Definitely, it allows me to be more empathetic towards patients and to better understand the impact on their lives. It shortens the distance between a doctor, the patient, and your own sense of being human. It definitely raises a lot of values, and I also think, in terms of doctors, it nurtures their understanding of the treatments which they prescribe and the areas that we need to work at to make the treatments more effective, the access easier and the recovery smoother. I think there are a lot of strategies that medicine can learn from art and I’m also trying to practice medicine through art . As Joseph Beuys said, “Art expands its frontiers to territories which didn’t belong to it.” In my practice, I want to practice preventive medicine through art. Imagine people going to an exhibition and understand a whole medical issue without needing to read a 900 page book. In this sense, art also shortens the distance between let’s say preventive medicine and the society. It’s a new way to get people closer to health, and to be critics of the policies in which they participate.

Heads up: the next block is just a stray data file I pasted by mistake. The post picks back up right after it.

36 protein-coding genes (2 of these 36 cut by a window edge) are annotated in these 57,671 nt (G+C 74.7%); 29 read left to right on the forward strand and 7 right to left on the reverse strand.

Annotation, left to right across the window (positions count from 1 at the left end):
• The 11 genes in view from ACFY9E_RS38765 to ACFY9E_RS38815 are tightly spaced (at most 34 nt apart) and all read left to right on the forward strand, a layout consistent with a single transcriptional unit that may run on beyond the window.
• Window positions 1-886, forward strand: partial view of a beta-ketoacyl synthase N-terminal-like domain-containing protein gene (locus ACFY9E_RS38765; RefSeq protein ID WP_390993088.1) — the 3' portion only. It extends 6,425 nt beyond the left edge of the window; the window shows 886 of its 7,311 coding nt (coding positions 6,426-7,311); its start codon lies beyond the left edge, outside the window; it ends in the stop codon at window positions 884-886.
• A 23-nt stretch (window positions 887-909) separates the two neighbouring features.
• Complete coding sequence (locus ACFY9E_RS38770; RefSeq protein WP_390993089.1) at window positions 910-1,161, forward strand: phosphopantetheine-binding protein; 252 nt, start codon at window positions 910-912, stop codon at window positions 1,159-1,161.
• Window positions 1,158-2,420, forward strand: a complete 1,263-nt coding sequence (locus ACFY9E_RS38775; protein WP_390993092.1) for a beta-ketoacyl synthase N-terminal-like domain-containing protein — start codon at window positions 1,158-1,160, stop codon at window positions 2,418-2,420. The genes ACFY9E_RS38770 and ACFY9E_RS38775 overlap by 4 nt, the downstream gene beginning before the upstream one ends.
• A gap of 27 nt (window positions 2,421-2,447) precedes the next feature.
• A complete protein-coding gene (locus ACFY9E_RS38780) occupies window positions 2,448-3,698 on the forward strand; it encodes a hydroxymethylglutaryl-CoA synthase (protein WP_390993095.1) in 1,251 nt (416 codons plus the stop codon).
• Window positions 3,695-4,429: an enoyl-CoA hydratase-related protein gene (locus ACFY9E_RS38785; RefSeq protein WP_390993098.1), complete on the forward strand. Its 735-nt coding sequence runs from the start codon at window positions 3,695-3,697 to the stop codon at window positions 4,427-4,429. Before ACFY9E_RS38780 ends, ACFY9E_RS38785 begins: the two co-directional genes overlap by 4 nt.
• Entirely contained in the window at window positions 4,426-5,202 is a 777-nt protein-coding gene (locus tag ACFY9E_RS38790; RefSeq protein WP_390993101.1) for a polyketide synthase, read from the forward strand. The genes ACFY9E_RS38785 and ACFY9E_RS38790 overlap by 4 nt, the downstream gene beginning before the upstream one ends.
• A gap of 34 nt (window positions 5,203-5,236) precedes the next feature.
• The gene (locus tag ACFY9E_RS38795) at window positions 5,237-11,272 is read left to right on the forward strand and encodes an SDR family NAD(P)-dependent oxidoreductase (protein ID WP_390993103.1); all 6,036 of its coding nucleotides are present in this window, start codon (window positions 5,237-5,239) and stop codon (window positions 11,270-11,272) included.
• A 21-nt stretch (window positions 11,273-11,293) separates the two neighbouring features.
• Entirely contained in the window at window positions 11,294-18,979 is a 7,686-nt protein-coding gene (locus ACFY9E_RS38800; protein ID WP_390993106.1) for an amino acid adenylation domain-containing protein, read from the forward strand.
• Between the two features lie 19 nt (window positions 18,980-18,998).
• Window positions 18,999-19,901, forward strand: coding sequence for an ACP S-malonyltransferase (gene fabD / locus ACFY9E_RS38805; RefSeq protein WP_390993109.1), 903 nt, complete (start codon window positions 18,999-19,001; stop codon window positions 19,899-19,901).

In your experience, do you think there is a place for the collaboration between art and health in healthcare settings?
Definitely, there are already plenty of artists that use art as a therapy, and as another tool for people to understand their own story. I think in my case, I am more inclined to see the human body as a register, I see it as the footprints of the place that it happens to be born, live and die. Hopefully there will be more artists that might go down this path. In my practice, I explore the relationships between the agents and us as hosts. The register that you can see in the form of a disease, also speaks about the physical and social body. It is not only about telling the personal experience, but also telling the context it is in, and then people can identify with certain aspects of it, at different levels. It might be, that some people reflect in a way that some others don’t. I think that is the most valuable thing, that they can read the artwork in a universal language, but the significance of it is very personal. It is kind of gravitating between the public and the personal in a language that everybody can identify with, as a doctor, as a patient, as a politician, as a lawmaker, as the family member of somebody who was affected, as the person who is transmitting it. There’s a resource for all those roles in the artwork.